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Economics ministry weighs in on national park cement project

2016/05/26 22:29:17

Asia Cement's Hualien facility.

Taipei, May 26 (CNA) Economics officials said Thursday that the Asia Cement Co.'s mining project inside the Taroko National Park can be terminated next year as new Environment Minister Lee Ying-yuan (李應元) hopes, but the company's operations in the 417 hectares outside the park cannot be suspended without new legislation banning such activities.

Lee vowed Wednesday to ban all commercial development projects in Taiwan's national parks in the future, to protect the environment. "Taiwan must depart from a development-centric mindset and focus more energy on protecting the environment," Lee told a press conference.

His new "vision" immediately alarmed the Hualien County government, which said the livelihoods of more than 1,000 families would be affected if the minister's new policy was carried through.

Kuomintang Legislator Hsu Chen-wei (徐榛蔚), wife of Hualien County Magistrate Fu Kun-chi, said Lee should have listened to local people and should give them some time to adapt before announcing his new policy.

The Ministry of Economic Affairs (MOEA) said Asia Cement obtained a license to develop a total of 442.7 hectares in Hualien in 1973. Some 25 hectares of the licensed mining district were zoned in the Taroko National Park when the park was established in 1986, but it did not affect Asia Cement's right to keep developing the land.

In 1994, Asia Cement requested government permission to continue using the mining district inside the park, a request that was granted the next year.

MOEA officials said the cement company later signed a contract with the park administration to keep mining inside the park until Nov. 22, 2017. Under the contract, the developer must revegetate the mining area to restore its "natural beauty" before the expiration of the contract, which both parties have agreed not to extend.

In fact, mining inside the park has already concluded and now vegetation work is being done, according to MOEA.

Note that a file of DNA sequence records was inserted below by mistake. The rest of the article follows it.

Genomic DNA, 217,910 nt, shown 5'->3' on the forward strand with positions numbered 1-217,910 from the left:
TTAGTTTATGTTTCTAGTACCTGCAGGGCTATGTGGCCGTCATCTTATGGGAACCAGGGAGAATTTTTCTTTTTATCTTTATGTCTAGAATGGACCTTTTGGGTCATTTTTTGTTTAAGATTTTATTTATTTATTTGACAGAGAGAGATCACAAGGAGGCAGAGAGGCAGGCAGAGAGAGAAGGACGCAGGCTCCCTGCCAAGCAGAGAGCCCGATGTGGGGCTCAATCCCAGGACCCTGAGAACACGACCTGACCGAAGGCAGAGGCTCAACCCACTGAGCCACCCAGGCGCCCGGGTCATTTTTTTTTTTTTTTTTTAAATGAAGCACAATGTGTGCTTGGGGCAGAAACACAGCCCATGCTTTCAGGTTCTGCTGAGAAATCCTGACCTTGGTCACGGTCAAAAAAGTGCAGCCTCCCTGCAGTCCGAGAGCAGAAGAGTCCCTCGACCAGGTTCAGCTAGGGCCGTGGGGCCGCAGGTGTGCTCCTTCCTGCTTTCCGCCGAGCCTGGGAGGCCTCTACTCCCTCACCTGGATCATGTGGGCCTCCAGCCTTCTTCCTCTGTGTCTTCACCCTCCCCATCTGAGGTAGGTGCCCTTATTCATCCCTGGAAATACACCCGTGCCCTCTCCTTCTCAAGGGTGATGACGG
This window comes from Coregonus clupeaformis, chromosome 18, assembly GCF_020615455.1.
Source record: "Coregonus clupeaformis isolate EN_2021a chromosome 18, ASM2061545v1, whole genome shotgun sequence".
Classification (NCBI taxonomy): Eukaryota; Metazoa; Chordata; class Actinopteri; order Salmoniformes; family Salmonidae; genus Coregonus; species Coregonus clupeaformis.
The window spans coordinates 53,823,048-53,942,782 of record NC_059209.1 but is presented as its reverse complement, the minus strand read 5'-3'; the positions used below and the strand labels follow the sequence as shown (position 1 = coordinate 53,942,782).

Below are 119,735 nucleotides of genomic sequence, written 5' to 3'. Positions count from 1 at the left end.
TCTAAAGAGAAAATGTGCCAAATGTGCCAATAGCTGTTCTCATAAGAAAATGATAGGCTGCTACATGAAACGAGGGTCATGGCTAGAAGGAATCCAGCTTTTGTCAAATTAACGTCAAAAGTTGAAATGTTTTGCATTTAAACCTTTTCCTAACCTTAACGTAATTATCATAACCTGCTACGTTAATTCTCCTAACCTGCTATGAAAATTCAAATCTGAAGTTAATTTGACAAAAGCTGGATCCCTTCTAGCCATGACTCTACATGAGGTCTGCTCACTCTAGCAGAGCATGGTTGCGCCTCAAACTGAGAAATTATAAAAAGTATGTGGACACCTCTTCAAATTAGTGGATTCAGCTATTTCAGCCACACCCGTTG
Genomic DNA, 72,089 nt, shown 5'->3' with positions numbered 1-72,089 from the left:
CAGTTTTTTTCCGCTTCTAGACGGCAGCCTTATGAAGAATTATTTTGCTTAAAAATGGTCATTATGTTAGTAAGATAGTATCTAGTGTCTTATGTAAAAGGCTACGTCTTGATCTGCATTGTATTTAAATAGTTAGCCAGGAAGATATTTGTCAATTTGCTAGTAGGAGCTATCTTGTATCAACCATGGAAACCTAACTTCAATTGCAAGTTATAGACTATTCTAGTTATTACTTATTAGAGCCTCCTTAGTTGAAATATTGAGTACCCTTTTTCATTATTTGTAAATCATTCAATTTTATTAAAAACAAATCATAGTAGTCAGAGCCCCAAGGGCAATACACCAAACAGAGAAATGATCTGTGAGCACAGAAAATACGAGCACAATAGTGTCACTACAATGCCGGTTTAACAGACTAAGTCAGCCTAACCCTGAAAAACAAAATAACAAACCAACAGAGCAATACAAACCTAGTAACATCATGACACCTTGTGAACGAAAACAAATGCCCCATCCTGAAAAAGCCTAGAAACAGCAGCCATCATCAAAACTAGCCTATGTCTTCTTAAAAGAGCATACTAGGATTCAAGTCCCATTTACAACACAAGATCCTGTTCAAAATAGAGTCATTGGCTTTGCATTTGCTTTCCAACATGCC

This means that Lee did not have to worry about the national park's ecology and did not even have to announce a ban on development projects in national parks. However, both the company and the MOEA were concerned that Lee might go ahead and ban mining in the 417 hectares outside the Taroko National Park.

Chu Chao-ming, director of the ministry's Department of Mines, said he was not sure if Lee was talking about banning both the land inside and outside of the Taroko National Park. "We have yet to talk with the Environmental Protection Administration to determine," Chu said.

Such a ban, if implemented, will likely be disputed because the company has a legal right to operate there and ask for permission to extend such a right if the company has no record of breaking the law, the officials said.

At the Legislature, KMT lawmaker Lee Yen-hsiu (李彥秀) said while she supports Lee's policy of not allowing development projects in national parks, she would like to know if the government will have to compensate the private developer and if Lee's new policy has won the support of the MOEA and the Hualien County government.

Lee admitted he had not discussed the issue with either the MOEA or the county government, noting that he was just stating his "land development vision."

But he added that the government has the authority to issue mining permits, meaning it has the power to order a halt to a development project without being liable for compensation.

(By Yu Hsiao-han, Chen Chih-chung, Huang Chiao-wen, Lee Hsien-feng
and S.C. Chang)
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